The Catholic Church haw convened a synod here, the first take place in the Holy Land in 2,000 years.
Church leaders and Christian intellectuals from Israel, Jordan and the Palestinian autonomous zones are participating in the event, which will include a series of discussions and meetings on social, religious and political affairs that is expected to last several years.
The official opening was marked with a religious ceremony at the Beit Jala seminary, near Bethlehem.
Latin Patriarch Michel Sabbah, the chief Roman Catholic clergyman in the region, is presiding over the synod, which will also include Greek Catholics, Armenian Catholics, Syrian Catholics, Maronites and Chaldeans.
All of the churches represented at the synod recognize the authority of the pope.
Father Rafiq Khoury, secretary-general of the synod, said that at its conclusion, participants will produce a document on the role of Christian today in the Holy Land.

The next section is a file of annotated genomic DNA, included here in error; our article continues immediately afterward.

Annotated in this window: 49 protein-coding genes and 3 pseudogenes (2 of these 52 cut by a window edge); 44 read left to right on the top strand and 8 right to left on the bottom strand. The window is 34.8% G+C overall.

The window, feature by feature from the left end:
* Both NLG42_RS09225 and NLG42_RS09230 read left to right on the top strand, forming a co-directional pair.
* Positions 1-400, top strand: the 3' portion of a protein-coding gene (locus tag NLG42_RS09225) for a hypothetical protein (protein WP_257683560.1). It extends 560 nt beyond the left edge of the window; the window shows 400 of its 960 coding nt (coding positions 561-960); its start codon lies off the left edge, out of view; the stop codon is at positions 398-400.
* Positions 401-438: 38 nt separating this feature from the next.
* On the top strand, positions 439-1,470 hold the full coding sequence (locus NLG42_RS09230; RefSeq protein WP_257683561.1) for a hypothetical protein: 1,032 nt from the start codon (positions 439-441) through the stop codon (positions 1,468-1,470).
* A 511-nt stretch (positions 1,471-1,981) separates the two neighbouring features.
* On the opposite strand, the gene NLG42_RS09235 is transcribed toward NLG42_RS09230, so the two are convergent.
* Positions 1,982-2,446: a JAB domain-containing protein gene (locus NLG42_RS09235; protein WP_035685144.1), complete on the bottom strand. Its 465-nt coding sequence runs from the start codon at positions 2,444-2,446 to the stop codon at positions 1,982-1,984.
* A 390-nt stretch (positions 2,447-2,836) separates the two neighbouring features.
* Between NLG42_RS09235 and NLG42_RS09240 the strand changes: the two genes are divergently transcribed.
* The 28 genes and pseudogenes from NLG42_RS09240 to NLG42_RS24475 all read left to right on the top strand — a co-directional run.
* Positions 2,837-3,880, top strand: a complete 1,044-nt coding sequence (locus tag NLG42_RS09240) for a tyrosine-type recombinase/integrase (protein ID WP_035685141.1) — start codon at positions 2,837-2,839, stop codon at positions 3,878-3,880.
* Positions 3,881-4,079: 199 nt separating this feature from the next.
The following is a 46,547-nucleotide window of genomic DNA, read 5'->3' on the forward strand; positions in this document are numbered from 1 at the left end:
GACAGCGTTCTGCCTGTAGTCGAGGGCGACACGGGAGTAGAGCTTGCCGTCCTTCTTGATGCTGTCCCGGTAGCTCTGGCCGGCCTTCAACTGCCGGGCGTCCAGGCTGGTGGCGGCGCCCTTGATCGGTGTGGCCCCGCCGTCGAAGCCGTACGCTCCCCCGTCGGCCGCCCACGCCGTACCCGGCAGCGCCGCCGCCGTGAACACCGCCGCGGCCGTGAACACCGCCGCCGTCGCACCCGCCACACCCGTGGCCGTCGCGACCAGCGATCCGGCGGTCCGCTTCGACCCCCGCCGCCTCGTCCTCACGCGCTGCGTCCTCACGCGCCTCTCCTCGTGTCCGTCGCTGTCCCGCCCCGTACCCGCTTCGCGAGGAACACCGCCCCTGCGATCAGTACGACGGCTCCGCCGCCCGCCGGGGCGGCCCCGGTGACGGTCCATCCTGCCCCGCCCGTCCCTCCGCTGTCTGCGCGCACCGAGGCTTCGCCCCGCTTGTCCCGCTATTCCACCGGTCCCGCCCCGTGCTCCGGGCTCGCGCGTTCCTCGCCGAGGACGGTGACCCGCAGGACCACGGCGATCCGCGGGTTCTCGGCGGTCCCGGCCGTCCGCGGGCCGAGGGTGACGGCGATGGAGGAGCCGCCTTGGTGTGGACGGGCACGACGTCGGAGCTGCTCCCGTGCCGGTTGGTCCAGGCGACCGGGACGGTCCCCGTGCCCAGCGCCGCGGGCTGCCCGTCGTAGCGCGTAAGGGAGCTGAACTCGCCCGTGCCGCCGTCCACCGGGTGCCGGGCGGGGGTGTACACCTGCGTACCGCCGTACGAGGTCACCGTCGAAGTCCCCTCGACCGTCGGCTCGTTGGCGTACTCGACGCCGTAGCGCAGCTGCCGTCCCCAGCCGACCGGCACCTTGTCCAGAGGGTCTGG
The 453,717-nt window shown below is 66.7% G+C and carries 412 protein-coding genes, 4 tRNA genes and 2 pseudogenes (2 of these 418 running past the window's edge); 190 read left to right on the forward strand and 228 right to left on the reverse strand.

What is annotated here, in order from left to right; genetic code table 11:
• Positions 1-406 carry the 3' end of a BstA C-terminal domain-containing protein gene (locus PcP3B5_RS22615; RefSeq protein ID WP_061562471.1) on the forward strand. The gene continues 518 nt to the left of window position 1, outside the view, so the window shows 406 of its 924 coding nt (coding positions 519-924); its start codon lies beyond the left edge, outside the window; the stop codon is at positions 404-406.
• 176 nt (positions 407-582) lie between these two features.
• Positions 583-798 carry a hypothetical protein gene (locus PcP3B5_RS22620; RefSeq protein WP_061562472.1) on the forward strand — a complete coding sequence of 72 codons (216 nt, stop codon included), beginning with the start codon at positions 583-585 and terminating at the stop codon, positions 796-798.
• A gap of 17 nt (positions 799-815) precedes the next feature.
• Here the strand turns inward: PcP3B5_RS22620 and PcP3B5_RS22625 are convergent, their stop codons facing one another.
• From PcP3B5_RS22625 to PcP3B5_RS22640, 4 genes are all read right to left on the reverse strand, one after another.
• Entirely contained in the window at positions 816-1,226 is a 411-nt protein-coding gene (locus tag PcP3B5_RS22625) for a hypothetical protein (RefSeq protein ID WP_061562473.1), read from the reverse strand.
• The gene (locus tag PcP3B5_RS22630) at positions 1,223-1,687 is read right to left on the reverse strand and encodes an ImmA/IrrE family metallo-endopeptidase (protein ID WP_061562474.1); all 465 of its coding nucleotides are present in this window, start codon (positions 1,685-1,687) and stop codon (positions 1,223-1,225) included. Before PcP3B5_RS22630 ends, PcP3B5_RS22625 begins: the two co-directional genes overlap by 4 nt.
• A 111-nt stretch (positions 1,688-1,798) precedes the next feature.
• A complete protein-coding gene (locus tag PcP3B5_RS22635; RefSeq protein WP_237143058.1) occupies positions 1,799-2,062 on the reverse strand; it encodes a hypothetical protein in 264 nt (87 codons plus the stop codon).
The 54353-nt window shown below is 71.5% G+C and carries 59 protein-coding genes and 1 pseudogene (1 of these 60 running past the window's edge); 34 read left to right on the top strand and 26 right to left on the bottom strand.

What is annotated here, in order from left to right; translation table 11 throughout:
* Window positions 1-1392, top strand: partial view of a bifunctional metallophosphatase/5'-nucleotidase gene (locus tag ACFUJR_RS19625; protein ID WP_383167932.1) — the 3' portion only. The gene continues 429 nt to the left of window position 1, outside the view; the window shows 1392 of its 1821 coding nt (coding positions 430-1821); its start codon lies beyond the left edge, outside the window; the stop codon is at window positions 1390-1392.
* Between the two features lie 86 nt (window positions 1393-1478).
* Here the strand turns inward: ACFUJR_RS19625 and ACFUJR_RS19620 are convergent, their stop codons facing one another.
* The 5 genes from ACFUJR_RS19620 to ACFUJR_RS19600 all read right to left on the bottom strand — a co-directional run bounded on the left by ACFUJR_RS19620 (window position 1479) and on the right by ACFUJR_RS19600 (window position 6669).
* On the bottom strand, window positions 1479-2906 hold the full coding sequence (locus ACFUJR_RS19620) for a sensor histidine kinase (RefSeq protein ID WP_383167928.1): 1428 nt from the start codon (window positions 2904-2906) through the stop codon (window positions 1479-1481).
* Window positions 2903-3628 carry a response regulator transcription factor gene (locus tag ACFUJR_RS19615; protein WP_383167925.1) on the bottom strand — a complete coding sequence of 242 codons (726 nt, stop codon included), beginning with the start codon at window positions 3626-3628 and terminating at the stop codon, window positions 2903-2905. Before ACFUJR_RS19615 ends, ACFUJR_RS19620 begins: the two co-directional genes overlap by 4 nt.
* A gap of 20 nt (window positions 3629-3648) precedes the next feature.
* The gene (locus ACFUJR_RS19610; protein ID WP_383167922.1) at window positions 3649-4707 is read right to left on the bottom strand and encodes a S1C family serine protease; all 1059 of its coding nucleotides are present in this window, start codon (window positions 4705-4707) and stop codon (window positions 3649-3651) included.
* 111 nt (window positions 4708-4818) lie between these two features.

Some of the meetings are being held in Jerusalem, which has been at the center of renewed debate as Israel and the Palestinians are set to discuss its final status in negotiations beginning in 1996.
Some said they expect the synod to address political issues such as the status of Jerusalem and Palestinian rights.
But Khoury said the synod would not directly deal with political issues connected to the peace process.
“Naturally, Jerusalem is at the center of the initiative,” he said, “but this is not a political gathering, it is a spiritual and religious one.”